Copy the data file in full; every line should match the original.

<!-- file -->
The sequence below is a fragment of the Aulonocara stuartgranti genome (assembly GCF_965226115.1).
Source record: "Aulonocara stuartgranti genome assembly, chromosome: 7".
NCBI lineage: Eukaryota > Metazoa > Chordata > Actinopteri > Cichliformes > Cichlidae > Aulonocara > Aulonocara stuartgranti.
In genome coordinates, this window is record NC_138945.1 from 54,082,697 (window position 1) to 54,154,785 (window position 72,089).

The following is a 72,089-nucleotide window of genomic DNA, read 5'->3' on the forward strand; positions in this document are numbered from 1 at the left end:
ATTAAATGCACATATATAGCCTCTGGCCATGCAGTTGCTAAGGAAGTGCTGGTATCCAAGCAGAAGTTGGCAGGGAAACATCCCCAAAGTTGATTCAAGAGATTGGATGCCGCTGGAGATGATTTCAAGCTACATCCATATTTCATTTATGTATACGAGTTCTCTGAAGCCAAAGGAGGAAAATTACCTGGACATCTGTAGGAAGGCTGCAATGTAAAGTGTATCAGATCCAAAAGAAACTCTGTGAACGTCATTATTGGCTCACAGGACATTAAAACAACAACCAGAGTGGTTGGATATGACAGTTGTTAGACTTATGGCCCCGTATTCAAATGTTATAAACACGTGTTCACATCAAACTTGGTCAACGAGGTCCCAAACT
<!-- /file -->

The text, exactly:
The sequence below is a fragment of the Aulonocara stuartgranti genome (assembly GCF_965226115.1).
Source record: "Aulonocara stuartgranti genome assembly, chromosome: 7".
NCBI lineage: Eukaryota > Metazoa > Chordata > Actinopteri > Cichliformes > Cichlidae > Aulonocara > Aulonocara stuartgranti.
In genome coordinates, this window is record NC_138945.1 from 54,082,697 (window position 1) to 54,154,785 (window position 72,089).

The following is a 72,089-nucleotide window of genomic DNA, read 5'->3' on the forward strand; positions in this document are numbered from 1 at the left end:
ATTAAATGCACATATATAGCCTCTGGCCATGCAGTTGCTAAGGAAGTGCTGGTATCCAAGCAGAAGTTGGCAGGGAAACATCCCCAAAGTTGATTCAAGAGATTGGATGCCGCTGGAGATGATTTCAAGCTACATCCATATTTCATTTATGTATACGAGTTCTCTGAAGCCAAAGGAGGAAAATTACCTGGACATCTGTAGGAAGGCTGCAATGTAAAGTGTATCAGATCCAAAAGAAACTCTGTGAACGTCATTATTGGCTCACAGGACATTAAAACAACAACCAGAGTGGTTGGATATGACAGTTGTTAGACTTATGGCCCCGTATTCAAATGTTATAAACACGTGTTCACATCAAACTTGGTCAACGAGGTCCCAAACT